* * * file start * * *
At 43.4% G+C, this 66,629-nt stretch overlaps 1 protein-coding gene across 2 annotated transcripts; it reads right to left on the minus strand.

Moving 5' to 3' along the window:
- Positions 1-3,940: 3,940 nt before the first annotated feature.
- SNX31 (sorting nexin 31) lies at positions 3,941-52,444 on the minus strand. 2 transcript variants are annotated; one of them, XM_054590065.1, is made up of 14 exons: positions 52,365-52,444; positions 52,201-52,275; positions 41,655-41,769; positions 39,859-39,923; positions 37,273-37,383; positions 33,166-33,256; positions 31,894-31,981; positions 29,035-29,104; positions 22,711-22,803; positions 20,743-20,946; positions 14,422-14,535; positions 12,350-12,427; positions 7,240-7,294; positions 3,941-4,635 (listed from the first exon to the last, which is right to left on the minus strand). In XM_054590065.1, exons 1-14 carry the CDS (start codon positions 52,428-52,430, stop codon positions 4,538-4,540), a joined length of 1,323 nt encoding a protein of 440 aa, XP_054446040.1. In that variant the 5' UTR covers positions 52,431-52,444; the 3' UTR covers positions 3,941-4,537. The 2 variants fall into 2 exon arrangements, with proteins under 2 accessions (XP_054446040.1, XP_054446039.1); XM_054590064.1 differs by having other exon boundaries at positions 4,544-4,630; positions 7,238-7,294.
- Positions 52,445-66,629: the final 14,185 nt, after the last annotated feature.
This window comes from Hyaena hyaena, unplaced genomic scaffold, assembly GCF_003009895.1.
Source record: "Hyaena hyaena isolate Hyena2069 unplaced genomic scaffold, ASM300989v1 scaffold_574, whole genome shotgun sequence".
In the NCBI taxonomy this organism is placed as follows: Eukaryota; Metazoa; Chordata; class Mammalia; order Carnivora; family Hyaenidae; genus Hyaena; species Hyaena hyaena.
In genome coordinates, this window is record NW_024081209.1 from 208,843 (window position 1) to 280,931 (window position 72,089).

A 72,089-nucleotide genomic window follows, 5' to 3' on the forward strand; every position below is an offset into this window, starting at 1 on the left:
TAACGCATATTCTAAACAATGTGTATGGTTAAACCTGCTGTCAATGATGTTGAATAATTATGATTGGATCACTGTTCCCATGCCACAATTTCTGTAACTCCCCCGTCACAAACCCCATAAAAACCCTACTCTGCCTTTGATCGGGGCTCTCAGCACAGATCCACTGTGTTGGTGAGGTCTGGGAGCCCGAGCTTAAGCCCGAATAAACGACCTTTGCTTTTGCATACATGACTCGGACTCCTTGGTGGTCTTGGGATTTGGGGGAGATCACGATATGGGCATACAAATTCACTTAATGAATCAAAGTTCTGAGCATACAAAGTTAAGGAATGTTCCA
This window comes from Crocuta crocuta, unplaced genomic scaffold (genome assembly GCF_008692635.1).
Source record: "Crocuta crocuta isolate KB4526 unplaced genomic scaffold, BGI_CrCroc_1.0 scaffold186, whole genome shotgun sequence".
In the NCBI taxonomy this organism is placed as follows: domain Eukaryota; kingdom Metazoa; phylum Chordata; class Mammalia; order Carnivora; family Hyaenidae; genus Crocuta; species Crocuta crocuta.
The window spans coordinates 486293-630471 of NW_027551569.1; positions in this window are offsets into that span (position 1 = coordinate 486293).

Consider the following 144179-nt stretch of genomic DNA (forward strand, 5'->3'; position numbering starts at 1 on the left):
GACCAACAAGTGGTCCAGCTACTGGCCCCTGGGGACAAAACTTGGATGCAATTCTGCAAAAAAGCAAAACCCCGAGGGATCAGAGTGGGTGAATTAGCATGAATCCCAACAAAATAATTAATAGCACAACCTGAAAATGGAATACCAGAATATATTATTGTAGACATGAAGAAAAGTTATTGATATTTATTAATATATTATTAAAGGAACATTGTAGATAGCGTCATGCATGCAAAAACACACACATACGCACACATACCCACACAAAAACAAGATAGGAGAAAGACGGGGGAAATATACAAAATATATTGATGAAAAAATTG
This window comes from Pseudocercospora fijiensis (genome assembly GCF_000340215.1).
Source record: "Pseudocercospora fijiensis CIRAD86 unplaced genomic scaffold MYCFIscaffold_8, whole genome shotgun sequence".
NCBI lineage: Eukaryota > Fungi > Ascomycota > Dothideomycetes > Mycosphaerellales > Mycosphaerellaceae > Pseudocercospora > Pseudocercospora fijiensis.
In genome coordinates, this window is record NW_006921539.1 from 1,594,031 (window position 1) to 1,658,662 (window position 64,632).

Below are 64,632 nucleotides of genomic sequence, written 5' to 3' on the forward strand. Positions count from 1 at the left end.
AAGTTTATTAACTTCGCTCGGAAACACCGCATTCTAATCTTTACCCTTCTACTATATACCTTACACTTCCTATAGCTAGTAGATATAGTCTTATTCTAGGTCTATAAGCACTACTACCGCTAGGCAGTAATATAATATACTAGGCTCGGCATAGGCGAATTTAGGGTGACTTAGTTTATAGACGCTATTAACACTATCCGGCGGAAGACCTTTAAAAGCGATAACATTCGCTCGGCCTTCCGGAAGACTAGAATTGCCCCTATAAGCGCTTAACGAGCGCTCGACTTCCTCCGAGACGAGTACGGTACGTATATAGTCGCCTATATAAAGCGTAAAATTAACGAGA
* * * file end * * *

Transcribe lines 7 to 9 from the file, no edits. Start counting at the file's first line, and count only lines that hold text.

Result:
Source record: "Hyaena hyaena isolate Hyena2069 unplaced genomic scaffold, ASM300989v1 scaffold_574, whole genome shotgun sequence".
In the NCBI taxonomy this organism is placed as follows: Eukaryota; Metazoa; Chordata; class Mammalia; order Carnivora; family Hyaenidae; genus Hyaena; species Hyaena hyaena.
In genome coordinates, this window is record NW_024081209.1 from 208,843 (window position 1) to 280,931 (window position 72,089).